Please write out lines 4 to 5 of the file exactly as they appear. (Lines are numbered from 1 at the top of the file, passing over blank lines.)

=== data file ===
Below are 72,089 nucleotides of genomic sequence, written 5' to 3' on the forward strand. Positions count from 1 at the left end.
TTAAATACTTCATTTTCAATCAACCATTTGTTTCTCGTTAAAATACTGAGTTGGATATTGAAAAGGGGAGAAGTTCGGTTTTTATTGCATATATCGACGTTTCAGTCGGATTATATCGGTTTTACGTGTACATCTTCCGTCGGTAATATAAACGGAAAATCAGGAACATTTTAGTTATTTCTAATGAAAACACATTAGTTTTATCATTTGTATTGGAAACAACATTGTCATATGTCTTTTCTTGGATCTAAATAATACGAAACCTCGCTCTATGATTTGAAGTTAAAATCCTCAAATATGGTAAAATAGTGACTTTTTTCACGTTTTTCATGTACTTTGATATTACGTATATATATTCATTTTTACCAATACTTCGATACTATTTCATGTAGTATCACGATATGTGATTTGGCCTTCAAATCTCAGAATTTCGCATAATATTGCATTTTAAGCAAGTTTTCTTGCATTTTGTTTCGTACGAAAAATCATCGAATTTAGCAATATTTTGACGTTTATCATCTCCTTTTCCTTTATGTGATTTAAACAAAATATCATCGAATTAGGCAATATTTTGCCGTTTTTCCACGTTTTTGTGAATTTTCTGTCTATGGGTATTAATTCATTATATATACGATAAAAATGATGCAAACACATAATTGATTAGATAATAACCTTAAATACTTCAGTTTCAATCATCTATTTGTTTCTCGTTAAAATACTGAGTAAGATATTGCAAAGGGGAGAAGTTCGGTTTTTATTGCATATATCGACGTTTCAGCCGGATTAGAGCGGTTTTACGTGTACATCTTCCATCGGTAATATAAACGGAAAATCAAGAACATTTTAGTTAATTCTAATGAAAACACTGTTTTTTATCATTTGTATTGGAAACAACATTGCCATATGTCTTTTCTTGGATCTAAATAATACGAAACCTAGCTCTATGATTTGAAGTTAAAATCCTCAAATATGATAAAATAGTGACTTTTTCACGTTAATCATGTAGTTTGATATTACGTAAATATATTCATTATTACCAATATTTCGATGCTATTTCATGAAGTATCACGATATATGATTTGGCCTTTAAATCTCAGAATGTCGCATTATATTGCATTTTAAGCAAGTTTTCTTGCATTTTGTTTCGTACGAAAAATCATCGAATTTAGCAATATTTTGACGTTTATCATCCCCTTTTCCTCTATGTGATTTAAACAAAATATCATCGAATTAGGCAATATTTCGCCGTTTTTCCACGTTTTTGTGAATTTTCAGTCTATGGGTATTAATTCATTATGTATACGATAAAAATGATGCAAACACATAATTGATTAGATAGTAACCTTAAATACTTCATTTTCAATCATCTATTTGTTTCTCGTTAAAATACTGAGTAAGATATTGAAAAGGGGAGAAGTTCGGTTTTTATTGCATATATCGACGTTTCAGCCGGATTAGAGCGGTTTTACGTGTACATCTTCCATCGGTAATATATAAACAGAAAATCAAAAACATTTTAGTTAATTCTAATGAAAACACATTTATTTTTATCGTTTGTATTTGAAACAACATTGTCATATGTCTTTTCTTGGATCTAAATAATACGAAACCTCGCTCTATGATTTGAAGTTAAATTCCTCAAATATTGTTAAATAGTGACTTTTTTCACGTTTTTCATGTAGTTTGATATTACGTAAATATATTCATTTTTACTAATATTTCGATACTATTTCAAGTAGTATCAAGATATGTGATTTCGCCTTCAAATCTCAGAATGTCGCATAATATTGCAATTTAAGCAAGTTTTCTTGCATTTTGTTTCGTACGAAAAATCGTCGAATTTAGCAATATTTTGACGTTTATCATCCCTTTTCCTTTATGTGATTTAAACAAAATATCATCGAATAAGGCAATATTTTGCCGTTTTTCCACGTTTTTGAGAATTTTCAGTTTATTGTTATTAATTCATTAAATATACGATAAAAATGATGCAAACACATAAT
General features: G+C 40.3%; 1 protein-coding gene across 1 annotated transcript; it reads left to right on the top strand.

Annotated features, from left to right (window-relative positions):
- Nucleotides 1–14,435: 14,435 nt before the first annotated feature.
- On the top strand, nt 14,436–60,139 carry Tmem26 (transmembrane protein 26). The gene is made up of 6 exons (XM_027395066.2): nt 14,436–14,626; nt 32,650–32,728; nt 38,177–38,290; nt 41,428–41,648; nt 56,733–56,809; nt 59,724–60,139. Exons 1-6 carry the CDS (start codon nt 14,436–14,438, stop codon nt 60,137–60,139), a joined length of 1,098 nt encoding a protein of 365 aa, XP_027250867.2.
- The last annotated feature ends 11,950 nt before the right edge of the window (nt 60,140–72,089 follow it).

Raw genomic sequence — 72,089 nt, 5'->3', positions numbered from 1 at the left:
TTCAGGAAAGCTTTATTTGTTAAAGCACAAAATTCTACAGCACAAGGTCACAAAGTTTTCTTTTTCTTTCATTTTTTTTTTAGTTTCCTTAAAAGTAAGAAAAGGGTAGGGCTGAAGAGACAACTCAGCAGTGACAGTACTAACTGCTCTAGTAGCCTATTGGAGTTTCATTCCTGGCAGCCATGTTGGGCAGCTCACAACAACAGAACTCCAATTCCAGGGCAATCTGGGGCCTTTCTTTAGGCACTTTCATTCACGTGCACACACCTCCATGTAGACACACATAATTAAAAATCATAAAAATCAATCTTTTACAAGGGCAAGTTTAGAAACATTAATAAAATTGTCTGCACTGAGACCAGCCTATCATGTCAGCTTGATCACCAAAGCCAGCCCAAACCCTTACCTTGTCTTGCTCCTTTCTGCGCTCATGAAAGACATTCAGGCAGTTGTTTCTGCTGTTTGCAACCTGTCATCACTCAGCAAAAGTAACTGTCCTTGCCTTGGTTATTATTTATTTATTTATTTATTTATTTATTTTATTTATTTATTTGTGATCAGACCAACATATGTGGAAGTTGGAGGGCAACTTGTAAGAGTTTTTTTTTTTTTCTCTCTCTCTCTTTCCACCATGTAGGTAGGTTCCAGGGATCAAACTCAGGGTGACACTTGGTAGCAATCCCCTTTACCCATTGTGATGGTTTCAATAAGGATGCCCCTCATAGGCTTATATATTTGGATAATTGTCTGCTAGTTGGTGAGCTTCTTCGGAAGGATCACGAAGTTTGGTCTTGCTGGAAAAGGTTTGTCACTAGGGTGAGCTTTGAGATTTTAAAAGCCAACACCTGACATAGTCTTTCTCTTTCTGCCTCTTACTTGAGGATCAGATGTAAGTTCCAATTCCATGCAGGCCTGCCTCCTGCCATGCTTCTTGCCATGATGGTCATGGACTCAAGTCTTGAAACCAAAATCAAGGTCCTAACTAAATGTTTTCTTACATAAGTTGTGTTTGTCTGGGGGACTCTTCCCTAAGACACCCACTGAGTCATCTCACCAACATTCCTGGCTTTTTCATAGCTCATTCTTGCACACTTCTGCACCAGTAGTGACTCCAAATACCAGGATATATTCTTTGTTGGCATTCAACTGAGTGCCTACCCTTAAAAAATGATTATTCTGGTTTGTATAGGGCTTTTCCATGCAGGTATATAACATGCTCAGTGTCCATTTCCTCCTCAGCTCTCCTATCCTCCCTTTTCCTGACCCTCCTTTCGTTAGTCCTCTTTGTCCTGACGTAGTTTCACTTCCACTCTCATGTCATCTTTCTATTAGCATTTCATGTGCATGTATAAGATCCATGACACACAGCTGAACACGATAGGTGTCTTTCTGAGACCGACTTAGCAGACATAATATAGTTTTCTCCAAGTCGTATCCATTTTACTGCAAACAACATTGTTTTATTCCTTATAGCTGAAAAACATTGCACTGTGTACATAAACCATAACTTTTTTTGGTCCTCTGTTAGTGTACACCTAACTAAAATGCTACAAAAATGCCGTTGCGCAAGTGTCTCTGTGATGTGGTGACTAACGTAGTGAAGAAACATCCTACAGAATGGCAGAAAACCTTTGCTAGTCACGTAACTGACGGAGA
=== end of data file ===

Annotated features, from left to right (window-relative positions):
- Nucleotides 1–14,435: 14,435 nt before the first annotated feature.